AT-KABUL: The United Nations Assistance Mission in Afghanistan (UNAMA) said it would start an investigation into a recent incident in which 32 civilians were killed in a US airstrike in northern Kunduz province.
At least 32 civilians, mostly women and children, were killed and 19 others injured Thursday in the US airstrike in Buz Kandahari near Kunduz city, the provincial capital with the same name on Thursday.
The UNAMA said in a statement that in the last week alone, around 100 civilians have been killed and 111 more injured in the country.
“The loss of civilian lives is unacceptable and undermines efforts toward building peace and stability in Afghanistan,” said head of UNAMA, Tadamichi Yamamoto.
“When conducting aerial operations, international military forces should take all feasible measures to minimize civilian harm including full analysis of the context for aerial strikes,” he added.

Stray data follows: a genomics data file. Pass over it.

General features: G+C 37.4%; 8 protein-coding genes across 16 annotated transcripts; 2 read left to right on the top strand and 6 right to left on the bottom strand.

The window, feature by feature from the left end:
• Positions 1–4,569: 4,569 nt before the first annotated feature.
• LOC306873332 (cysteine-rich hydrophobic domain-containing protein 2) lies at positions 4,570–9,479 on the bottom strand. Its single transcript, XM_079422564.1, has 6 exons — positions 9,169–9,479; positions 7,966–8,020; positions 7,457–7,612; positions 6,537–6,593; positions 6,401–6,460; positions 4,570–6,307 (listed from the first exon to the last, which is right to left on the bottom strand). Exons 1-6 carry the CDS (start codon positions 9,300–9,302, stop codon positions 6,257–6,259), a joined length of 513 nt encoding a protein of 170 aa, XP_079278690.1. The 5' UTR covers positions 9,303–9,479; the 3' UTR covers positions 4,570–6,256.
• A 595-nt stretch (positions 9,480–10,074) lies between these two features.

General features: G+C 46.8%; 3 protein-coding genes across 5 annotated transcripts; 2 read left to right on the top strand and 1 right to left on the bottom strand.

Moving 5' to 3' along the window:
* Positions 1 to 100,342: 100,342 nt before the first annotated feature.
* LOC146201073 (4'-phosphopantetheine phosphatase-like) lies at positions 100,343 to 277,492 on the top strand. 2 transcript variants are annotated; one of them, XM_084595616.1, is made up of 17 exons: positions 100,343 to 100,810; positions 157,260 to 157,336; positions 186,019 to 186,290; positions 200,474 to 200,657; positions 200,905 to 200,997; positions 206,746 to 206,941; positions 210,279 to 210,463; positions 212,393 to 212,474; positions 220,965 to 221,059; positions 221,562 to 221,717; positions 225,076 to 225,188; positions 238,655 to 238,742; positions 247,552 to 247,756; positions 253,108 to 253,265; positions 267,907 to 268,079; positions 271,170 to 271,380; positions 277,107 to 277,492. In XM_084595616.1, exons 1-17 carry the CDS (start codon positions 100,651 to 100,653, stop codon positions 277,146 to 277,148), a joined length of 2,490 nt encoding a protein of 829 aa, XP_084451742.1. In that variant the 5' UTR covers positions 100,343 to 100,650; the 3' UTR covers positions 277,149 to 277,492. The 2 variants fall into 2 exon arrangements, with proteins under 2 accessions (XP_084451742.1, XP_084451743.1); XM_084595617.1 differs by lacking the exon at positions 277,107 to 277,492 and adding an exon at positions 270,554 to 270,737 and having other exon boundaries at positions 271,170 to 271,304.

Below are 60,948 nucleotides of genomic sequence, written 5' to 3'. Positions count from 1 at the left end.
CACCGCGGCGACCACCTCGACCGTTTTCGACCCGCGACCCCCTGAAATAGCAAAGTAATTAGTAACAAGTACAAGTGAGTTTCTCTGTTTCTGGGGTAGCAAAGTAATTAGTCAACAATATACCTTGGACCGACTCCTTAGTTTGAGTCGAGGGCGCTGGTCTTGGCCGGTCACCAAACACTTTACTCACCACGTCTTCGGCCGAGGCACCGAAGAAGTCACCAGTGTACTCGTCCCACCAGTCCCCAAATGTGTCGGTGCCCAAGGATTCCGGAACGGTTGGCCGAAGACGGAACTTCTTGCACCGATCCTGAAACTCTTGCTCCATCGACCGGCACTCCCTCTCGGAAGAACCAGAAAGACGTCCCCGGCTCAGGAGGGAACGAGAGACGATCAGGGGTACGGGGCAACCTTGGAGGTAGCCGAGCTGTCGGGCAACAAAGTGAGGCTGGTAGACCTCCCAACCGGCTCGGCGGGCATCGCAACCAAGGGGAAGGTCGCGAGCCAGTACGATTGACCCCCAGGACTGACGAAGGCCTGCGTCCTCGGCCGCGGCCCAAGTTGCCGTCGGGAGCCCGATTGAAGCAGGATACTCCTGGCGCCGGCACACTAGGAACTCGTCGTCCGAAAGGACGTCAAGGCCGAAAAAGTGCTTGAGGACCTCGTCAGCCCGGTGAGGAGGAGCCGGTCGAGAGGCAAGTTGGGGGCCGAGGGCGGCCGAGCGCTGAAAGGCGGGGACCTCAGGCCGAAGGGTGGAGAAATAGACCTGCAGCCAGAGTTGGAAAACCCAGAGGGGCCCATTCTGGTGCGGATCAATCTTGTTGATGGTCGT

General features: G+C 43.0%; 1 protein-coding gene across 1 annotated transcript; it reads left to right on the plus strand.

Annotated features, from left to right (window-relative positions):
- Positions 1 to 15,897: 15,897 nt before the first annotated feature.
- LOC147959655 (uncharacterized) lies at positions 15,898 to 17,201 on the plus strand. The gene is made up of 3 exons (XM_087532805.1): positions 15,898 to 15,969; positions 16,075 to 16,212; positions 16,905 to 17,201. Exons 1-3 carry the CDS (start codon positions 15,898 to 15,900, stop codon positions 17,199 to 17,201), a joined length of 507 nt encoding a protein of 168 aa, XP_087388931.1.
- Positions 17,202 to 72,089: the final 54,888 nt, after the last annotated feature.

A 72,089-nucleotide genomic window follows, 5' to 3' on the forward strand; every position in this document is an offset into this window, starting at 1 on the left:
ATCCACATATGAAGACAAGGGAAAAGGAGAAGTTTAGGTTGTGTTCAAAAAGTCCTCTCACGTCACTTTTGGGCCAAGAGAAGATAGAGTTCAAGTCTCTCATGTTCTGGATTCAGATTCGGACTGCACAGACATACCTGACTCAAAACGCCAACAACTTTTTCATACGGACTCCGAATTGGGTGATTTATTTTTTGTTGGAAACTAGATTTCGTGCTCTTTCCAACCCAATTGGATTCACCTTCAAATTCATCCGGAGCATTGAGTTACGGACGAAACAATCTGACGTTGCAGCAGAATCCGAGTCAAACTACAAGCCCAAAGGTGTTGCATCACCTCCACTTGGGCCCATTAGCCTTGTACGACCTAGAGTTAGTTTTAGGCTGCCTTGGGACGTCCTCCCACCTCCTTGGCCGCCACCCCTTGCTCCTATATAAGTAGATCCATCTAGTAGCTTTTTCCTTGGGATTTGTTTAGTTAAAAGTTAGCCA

On Saturday, Washington accepted that the civilians had most probably been killed in a US strike called by a Special Forces team engaged in a raid on suspected Taliban militants, the statement said.
The UN mission expresses “sincere condolences” to the families of victims and a speedy recovery to those injured, it concluded.
Three Taliban leaders were supposed to be targeted in the raid, but our forces met “significant enemy fire from multiple locations” and called for help from a US aircraft, said General John Nicholson, commander of the US-led international troops in Afghanistan.
The Taliban militants were removed from power following the 2001 US-led invasion of Afghanistan, but they have stepped up their activities in recent months, attempting to overrun several provinces.
Afghan forces have been engaged in fierce clashes with Taliban to contain the ongoing insurgency across various parts of the country.
The rising violence in Afghanistan comes despite the presence of thousands of foreign troops in the country.